What is ILASA?

ILASA logo

 If you are working in the green industry in South Africa you will most likely have heard of ILASA (Institute for Landscape Architecture in South Africa). ILASA  is a voluntary organisation that is mandated to grow and promote the profession and concept of landscape architecture in the South African environment.

 Goals of ILASA (taken from their website)

·         Advance dignity and competence of the profession

·         Uplift previously disadvantaged societies

·         Advancement of professional competence through education

·         Support sustainable ecological planning and management

·         Support of public involvement in planning and design process

·         Promotion of excellence through peer review recognition

·         Increase visibility of the profession to government and society

·         Promotion of the landscape architecture profession

ILASA shares information to its members that is relevant to the landscape architecture profession as well as highlighting national and regional events that are of interest. There is also a page on their website where companies post job vacancies so if you are looking for employment as a landscape architect this would be a good place to start.

I love ILASA because it is a means of holding the landscape architecture community together. It provides opportunities to acquire CPD points through various events which are educational and enjoyable. Events are often an opportunity for old friends and ex-colleagues to see each other and catch up. All the events are arranged by the regional organizing committees (Gauteng, KZN and Cape) and this includes the conference and awards function.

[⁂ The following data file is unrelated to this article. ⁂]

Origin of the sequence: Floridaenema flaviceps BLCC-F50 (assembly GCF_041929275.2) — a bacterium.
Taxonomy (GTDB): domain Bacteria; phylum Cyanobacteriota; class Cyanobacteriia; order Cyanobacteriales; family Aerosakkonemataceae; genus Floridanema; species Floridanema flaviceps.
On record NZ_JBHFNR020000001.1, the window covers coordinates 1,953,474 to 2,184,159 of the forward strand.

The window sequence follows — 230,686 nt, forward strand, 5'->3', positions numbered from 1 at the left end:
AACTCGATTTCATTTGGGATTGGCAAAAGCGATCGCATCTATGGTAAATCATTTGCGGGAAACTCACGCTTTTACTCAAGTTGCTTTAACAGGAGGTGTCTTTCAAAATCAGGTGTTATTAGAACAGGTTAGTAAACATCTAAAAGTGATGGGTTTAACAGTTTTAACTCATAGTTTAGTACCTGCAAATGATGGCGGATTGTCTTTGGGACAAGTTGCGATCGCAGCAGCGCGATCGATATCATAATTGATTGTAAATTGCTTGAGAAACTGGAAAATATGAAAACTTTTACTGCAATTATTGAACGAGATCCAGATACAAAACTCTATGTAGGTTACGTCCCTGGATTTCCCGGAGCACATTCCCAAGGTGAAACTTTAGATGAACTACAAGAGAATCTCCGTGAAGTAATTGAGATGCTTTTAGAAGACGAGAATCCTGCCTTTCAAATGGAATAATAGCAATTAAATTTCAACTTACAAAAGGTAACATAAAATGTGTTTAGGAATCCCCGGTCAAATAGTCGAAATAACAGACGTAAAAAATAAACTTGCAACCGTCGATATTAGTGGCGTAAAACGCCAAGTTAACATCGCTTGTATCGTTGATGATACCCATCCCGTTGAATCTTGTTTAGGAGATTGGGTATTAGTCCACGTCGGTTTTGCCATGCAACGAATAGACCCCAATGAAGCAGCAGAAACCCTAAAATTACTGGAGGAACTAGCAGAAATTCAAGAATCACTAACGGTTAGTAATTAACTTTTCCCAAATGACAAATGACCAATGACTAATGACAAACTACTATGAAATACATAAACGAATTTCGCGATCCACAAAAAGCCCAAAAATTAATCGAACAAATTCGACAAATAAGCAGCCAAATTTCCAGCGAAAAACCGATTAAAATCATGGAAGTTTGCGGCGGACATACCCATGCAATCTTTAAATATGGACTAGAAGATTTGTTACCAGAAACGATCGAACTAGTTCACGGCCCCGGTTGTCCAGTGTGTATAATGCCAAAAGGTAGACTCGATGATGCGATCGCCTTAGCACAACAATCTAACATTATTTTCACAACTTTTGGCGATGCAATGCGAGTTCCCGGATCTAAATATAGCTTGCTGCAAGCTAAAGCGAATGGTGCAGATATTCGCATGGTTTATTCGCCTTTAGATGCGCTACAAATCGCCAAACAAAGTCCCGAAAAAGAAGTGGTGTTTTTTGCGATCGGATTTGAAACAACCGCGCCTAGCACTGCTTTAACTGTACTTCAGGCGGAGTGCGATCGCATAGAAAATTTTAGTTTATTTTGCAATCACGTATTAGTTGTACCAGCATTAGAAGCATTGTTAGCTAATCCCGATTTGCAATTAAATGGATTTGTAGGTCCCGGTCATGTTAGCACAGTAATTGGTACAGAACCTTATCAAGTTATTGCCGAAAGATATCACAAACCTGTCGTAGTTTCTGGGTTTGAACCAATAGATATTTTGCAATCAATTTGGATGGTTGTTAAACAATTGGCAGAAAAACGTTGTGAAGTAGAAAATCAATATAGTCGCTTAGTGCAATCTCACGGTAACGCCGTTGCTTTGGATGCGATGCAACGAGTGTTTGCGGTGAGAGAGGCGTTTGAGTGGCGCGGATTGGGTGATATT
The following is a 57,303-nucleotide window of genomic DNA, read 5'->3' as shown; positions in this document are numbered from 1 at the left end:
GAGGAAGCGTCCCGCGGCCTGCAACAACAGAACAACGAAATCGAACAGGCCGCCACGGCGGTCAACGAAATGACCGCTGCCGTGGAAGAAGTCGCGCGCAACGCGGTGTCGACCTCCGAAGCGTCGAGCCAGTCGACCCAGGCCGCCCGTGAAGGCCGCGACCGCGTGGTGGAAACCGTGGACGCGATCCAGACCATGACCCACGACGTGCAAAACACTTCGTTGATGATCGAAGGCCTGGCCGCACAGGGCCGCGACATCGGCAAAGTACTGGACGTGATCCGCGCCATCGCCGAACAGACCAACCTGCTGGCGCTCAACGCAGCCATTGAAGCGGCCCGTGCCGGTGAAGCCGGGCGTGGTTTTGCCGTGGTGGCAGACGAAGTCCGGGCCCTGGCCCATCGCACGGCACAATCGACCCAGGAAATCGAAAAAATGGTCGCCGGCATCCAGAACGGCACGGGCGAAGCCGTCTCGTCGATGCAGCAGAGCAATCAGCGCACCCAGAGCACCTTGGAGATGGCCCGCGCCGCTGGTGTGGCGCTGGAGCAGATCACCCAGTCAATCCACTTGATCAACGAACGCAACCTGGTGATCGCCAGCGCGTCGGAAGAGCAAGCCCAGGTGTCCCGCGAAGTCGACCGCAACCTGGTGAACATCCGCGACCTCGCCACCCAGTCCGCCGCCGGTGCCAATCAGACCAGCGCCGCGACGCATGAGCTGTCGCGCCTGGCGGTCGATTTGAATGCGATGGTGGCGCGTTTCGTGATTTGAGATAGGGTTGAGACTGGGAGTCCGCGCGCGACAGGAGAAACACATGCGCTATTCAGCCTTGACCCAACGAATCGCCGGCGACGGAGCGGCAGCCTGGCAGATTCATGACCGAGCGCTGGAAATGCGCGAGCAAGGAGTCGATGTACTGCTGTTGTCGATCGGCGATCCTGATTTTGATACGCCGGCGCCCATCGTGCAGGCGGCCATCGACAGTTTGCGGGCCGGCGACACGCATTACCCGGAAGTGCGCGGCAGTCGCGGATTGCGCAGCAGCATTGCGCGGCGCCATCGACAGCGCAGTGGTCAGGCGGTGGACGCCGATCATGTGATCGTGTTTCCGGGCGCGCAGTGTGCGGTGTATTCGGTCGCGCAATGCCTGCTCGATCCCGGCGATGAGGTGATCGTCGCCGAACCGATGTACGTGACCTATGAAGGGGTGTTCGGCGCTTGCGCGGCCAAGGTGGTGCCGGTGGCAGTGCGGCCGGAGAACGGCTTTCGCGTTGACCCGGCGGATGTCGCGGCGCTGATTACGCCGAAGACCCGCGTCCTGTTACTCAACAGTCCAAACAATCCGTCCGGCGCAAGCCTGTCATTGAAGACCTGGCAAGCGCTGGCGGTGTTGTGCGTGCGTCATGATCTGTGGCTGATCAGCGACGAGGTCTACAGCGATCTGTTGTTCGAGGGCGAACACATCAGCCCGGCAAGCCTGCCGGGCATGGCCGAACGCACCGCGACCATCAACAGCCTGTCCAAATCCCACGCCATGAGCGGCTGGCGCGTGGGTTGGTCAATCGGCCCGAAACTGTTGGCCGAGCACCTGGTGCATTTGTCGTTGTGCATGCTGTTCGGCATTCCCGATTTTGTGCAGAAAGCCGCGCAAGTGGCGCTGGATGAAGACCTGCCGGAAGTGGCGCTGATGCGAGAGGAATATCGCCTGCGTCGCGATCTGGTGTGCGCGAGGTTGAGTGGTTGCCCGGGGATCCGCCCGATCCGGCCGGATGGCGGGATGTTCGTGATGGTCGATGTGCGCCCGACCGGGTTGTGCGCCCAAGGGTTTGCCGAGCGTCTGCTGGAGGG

I volunteered on the Gauteng committee for a number of years and really enjoyed the interaction with other landscape architects as well as growing relationships with the other committee members. I encourage other landscape architects to become involved and volunteer their time towards the ILASA committee so the load can be shared and the benefits can be enjoyed by all.

ILASA provides valuable opportunities for networking, business connections and experiences that are enriching and educational and it is worthwhile to be a member.

 Visit https://www.ilasa.co.za/ for further information.

5 Things to Consider when Upgrading your Office Garden:

Whether your business is big or small it’s important that your office gardens look good. Here are 5 things to consider when considering an office landscape upgrade:

1.       Main Entrance. This is the first impression your client gets of your company and it should be a positive and inviting experience. It should look well designed and invoke a sense of delight. I often like to include plants that are striking or sculptural as well as plants that are colourful and make a big impact. Often using plants that match the company’s corporate colours is a way for the landscape to enhance the company signage on or around the building.

Existing Entrance

Existing Entrance

Example of a Proposed Entrance Upgrade

Example of a Proposed Entrance Upgrade

 

2.       Parking Area. Consider how your client will move from the parking area to the reception or main entrance and what they will experience along that journey. Are the paths easy to find, do they invite people towards the building, is the pathway easy to navigate and are there trees to provide shade? For other pathways in the office park you may want to consider seating benches, litter bins, drinking fountains and a variety of spatial experiences as people move through the landscape.

How do Clients move from your Parking Area to your Reception Area?

How do Clients move from your Parking Area to your Reception Area?

3.       Spaces for Employees. Employee satisfaction can be greatly increased by providing outdoor spaces for them to enjoy their lunch or have a smoke break in an attractive outdoor space. Providing seating areas for small group gatherings for break away discussions is also an important consideration. Courtyards can be activated, gardens can be redesigned so that there are smaller sheltered spaces for people to sit in.

Create Spaces for Employees to Sit and Relax in the Landscape

Create Spaces for Employees to Sit and Relax in the Landscape